The Invisible Vegan is a 90-minute independent documentary that explores the problem of unhealthy dietary patterns in the African-American community, foregrounding the health and wellness possibilities enabled by plant-based vegan diets and lifestyle choices. Over the past three decades, obesity, coronary heart disease, and diabetes have steadily grown as the leading causes of health problems in America, disproportionately impacting the African-American community in particular. This documentary offers both historical and contemporary perspectives on the dietary trends among African-Americans, showing how intertwined histories of slavery, twentieth-century socioeconomic inequalities, and the rise of Big Food, have led to the increased consumption and dependence on meat, processed, junk, and fast food. The film shows how this has resulted in a veritable epidemic of “nutricide,” or the insidious destruction of black bodies, minds, and souls through the marketing and consumption of unhealthy foodways. Inspired by Ralph Ellison’s 1952 firsthand account of alienation as an African-American in The Invisible Man, the title of this documentary evokes the ways in which prevailing attitudes and stereotypes about veganism within the African-American community have rendered the benefits of this lifestyle invisible within the spheres of popular culture, social experience, and political debate. As the first film of its kind, this project therefore seeks to redress this invisibility by spotlighting alternative and ongoing efforts to raise awareness about veganism on the part of a committed group of food and nutrition activists.
The documentary begans with the personal story of Jasmine Leyva, a 30-year-old black actress and filmmaker currently based in Los Angeles. Over the past seven years, Leyva has committed herself to veganism, both in lifestyle and research. Taking Leyva’s unhealthy childhood growing up in Washington, DC as a point of departure, the film interweaves her narrative with the professional and personal experiences of a prominent group of vegan activists. The film integrates interviews with popular culture luminaries such as John Salley (former NBA player and wellness advocate), Clayton Gavin (aka Stic of the hip-hop duo Dead Prez), and Lezlie Mitchell (model) who candidly discuss how plant-based diets have changed their lives. The documentary substantiates these personal testimonies through the expertise and experience of medical researchers and practitioners such as Dr. Milton Mills (Associate Director of Preventative Medicine), Dr. Nana Kwako Opare (President and Medical Director of Opare Institute), and Lauren Ornalas (Food Empowerment Project CEO and founder). Through its inclusion of interviews with eminent authors and food scholars such as Tracye McQuirter, and Psyche Williams-Forson, the project offers first-hand accounts of current research on the history of food in the black community, just as conversations with Christopher Sebastian (Social Justice Advocate), and Genesis Butler (Animal Rights Activist) opens onto the ways in which food and wellness have become the subject of human and animal rights discourse. Moreover, the documentary offers viewers cogent and compelling strategies for adopting and developing plant-based eating practices by highlighting the current efforts of chefs, cookbook authors, restaurateurs, and community garden leaders such as Ama Opare (vegan chef), Xavier Brown (Master Gardener), Dennis Comer, (Owner of The Urban Buggy Farm), and Lillian Hill (Owner of Brown Sugar Baking).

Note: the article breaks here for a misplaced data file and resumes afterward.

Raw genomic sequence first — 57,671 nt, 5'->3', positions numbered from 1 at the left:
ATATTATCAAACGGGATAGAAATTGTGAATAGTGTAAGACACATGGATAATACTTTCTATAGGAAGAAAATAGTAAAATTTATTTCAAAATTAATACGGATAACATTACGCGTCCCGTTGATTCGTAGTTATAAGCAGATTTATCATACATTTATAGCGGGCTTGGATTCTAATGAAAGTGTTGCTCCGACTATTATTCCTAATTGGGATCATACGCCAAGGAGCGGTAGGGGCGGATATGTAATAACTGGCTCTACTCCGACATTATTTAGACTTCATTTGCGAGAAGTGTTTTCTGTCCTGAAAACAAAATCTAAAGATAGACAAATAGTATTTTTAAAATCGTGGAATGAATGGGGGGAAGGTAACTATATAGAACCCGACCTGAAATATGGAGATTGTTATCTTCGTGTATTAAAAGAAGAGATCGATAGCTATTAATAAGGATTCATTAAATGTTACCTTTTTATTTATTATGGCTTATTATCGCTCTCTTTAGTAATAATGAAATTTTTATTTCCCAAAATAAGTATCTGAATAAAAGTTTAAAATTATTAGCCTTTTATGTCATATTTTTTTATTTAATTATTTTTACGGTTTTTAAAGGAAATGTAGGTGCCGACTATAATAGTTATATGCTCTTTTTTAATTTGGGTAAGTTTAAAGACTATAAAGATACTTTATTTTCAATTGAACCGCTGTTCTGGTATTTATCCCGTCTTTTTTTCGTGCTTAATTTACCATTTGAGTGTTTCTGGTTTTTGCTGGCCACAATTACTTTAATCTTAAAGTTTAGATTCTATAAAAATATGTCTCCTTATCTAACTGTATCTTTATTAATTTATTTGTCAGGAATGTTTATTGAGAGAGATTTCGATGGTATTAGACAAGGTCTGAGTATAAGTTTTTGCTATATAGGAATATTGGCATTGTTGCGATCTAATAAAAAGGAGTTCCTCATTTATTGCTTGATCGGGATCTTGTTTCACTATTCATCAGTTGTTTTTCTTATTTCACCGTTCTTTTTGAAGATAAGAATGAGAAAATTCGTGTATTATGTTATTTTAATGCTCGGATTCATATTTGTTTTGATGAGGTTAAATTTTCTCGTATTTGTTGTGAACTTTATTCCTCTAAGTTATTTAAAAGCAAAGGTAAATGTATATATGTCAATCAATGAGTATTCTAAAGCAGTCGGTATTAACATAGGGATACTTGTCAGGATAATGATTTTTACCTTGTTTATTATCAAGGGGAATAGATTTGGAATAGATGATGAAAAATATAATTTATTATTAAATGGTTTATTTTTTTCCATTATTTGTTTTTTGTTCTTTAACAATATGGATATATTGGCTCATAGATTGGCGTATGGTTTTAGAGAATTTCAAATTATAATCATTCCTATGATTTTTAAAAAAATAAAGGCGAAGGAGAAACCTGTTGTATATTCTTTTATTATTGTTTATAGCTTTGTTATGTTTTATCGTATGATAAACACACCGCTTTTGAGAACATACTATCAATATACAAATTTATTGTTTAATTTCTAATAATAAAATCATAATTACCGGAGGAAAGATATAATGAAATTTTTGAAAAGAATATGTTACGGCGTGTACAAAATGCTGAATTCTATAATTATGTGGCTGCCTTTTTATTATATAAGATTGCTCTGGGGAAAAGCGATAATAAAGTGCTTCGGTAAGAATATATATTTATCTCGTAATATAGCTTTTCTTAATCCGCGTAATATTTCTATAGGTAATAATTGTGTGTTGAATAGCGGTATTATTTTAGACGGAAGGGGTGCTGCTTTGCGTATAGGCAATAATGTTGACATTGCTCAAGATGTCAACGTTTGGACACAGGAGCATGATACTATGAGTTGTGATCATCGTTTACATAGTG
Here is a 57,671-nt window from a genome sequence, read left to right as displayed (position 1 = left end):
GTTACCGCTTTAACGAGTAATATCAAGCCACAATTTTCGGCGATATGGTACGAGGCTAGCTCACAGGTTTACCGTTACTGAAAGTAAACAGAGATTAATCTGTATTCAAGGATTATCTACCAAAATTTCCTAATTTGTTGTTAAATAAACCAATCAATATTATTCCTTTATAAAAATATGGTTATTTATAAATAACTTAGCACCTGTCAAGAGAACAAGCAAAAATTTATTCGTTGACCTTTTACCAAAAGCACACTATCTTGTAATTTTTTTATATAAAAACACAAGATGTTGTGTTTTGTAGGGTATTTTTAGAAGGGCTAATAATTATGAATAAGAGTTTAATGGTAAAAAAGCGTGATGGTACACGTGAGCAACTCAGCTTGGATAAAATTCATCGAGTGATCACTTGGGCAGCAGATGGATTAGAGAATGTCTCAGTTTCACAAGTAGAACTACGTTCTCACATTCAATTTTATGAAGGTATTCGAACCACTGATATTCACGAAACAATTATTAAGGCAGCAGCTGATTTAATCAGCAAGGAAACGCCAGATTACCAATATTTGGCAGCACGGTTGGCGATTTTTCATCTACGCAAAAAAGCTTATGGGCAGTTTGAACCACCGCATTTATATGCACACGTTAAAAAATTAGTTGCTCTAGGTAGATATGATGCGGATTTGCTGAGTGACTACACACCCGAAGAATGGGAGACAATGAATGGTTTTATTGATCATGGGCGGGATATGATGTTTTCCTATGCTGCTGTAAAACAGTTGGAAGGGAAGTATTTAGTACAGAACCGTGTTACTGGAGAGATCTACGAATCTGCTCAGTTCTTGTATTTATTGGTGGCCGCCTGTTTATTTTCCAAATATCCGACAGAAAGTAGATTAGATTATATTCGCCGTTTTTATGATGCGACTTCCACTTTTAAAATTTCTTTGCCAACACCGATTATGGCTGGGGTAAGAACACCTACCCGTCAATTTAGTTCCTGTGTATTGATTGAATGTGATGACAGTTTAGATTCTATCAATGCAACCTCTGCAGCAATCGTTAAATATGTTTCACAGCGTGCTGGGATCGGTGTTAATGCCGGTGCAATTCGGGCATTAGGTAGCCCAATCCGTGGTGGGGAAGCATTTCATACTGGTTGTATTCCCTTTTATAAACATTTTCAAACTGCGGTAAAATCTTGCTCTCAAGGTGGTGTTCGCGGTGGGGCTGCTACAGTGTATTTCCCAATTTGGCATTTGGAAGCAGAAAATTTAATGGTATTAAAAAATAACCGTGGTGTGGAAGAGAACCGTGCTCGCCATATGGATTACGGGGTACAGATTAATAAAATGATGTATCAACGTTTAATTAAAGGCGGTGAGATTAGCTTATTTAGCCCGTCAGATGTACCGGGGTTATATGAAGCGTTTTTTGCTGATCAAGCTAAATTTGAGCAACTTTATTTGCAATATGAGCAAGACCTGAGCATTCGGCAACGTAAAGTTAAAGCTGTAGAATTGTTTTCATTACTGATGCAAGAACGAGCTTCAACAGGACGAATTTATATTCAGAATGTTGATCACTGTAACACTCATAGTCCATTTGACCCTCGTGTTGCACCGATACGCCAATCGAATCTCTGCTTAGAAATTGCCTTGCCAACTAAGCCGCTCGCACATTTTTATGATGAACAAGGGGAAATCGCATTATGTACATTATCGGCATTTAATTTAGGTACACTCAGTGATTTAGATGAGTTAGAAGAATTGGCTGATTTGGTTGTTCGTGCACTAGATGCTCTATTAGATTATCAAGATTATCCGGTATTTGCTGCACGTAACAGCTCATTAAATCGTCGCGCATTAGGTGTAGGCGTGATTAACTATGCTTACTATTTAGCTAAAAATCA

Although The Invisible Vegan takes seriously the problem of prevailing dietary patterns and possibilities of vegan alternatives in the black community, the film addresses these issues from a lighthearted, illuminating, and often comedic perspective so as not to alienate viewers. In this way, the film seeks to address audiences already committed to veganism, as well as the uninitiated though curious population of consumers interested exploring different perspectives on soul food, cooking ingredients, and sustainability practices. Through its emphasis on cutting-edge methods of developing flavor-packed meat and dairy alternatives, the film offers an optimistic outlook on the future of food consumption in the black community, a future where veganism will transgress its currently invisibility to become familiar, offering consumers a sense of comfort that comes with the promised longevity of a healthy life.